Do competitors file fake IP claims?
While IP claims are filed mainly by brand owners, competitors and black hat sellers sometimes file fake IP claims. At other times, the brand owner is taking a more aggressive route or being unfair with their IP complaints by filing a fake claim.
A competitor or black hat seller filing a fake intellectual property claim on Amazon will not use a valid email but a Gmail, Yahoo, or Hotmail address. They may also use a fake law firm address to file the complaint. Either way, Amazon still has to take legal action.
Usually, if someone swears under penalty of perjury that their intellectual property has been abused, Amazon has no choice but to pull down the listing from their platform. Amazon doesn’t owe it to you to investigate whether the claim is genuine or fake. Their loyalty is to themselves first because the company risks legal suits from brand owners for not taking action against an IP claim. So, the easiest course of action is to treat all IP infringement claims the same way regardless of whether the complainant is the actual brand owner, competitor, or black hat seller.
How do valid brand owners file fake IP claims?
Now unbelievably, even valid brand owners make fake IP claims, and there is nothing you can do about it. Brand owners file fake complaints to try and control the sales of their products which is actually against Amazon’s terms of service. If you suspect that the brand owner has filed a complaint for this exact reason, you can take it up with Amazon Seller Support, who will take action against the brand for violating its terms of service.
So, how do valid brand owners file fake claims? Here’s how:
- The brand owner claims the sale of counterfeit goods: Brand owners might argue that the item you are selling is counterfeit even if it’s not. They do this even without a test buyer to keep sellers and resellers off their listings. Selling counterfeit items is a cardinal sin on Amazon, and a brand owner who files a complaint on this basis knows that your account might get suspended or your listing removed permanently.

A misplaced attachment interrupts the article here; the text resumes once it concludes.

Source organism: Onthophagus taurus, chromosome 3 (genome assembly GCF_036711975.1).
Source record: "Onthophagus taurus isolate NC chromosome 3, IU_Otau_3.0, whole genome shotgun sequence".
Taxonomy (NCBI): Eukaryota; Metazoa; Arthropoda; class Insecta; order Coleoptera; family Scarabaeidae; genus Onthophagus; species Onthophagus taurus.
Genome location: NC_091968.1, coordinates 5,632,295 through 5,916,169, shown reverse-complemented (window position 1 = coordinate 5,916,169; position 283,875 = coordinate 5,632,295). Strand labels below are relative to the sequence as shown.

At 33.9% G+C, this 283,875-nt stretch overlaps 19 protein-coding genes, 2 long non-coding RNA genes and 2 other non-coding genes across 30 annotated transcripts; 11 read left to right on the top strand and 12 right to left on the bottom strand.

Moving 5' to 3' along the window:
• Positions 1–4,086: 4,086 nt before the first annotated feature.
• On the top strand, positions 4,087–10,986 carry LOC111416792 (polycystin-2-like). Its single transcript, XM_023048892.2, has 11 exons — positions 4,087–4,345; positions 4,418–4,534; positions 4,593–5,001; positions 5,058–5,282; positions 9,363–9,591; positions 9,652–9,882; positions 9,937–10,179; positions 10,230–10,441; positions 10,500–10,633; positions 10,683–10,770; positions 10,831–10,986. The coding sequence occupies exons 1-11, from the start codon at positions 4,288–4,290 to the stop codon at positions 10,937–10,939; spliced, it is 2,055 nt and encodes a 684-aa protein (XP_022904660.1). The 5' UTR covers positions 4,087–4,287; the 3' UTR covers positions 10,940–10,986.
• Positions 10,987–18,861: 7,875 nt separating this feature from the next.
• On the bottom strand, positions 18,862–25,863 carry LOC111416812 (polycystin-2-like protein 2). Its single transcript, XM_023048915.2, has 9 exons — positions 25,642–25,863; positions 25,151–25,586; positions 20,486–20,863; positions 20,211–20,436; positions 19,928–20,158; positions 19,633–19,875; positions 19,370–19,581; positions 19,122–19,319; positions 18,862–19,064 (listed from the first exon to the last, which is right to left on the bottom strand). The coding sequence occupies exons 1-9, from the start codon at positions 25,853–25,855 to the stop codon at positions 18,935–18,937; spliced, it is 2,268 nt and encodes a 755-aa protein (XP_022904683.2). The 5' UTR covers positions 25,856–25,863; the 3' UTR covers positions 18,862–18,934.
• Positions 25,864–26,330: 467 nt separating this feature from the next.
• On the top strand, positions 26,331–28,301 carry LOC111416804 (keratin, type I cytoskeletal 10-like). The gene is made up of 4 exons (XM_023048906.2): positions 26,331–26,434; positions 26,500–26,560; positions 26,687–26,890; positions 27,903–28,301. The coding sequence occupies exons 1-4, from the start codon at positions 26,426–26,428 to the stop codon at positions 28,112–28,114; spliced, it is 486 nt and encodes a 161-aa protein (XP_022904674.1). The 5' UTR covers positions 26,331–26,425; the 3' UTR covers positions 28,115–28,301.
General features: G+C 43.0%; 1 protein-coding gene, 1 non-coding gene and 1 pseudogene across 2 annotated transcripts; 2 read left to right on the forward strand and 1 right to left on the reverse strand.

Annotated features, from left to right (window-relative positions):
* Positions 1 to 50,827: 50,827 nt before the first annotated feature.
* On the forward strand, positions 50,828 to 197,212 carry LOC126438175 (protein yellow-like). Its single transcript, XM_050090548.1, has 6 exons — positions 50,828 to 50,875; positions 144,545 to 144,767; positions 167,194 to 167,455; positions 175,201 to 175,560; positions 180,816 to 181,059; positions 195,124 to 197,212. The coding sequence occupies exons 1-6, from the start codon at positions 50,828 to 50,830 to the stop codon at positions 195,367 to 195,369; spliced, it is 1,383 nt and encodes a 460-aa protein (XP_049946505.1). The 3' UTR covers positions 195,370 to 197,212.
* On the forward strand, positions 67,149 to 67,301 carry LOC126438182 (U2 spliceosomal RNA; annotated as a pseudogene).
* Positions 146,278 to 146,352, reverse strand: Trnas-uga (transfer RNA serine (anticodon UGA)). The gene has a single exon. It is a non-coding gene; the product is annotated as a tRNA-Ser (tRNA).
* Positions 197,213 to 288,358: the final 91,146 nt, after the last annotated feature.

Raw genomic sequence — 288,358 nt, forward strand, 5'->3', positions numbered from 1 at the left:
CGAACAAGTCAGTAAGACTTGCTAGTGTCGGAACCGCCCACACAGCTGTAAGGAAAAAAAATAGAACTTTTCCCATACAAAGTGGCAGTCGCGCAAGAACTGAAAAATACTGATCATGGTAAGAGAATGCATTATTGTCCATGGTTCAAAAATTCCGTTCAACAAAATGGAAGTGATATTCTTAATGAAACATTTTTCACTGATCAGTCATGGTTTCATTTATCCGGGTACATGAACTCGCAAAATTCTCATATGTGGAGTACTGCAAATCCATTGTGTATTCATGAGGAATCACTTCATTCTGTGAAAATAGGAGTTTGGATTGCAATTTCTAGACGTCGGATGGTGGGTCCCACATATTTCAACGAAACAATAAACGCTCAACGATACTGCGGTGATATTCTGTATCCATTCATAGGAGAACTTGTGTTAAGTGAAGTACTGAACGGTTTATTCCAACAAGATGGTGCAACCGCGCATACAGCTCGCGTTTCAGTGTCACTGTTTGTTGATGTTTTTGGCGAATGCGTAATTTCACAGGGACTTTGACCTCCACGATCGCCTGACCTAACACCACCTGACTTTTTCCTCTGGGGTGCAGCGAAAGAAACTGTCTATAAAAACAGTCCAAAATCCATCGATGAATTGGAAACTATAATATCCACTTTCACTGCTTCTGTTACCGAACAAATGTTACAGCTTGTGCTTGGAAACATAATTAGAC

- The brand owner claims copyright and trademark infringement: A brand owner might also make a false claim that another seller is violating their trademark or copyright. This can happen even though you are selling the correct product and not violating any IP law. Copyright infringement happens when a seller uses a brand’s images or text without proper authorization from the brand in question to use it on Amazon. Ideally, product listings, physical products, and packaging can’t include copyrighted images or content unless the copyright owner explicitly authorizes it. A trademark infringement involves using words or symbols registered to a specific product or company that shouldn’t be used or reproduced without the company’s authorization.
Either way, whether the brand owner is filing the complaint to keep sellers off their listings or you actually violated IP laws, Amazon has no choice but to act legally and swiftly take down your listing. All the brand owner needs to do is fill out a form and swear under penalty of perjury that you’re abusing their intellectual property.
Receiving an intellectual property claim is frustrating, especially if you have a lot of inventory at the Amazon FBA warehouse. It means you can no longer sell the items on Amazon if the brand prohibits it. An IP claim will result in your listing being taken down, your account suspended, or a ban from selling on Amazon.
The good news is that these fake intellectual property claims are appealable regardless of the situation. It is not Amazon’s job to investigate whether the claim is genuine or false but yours. Start the appeal process if you believe that the IP claim that resulted in your listing being taken down was fake. Usually, these appeals win as long as they are supported with good documentation.
Riverbend Consulting has the experience and resources to handle such appeals on your behalf. Contact us if you’re a victim of a false IP complaint that has resulted in you being unable to sell your ASINs. We can help!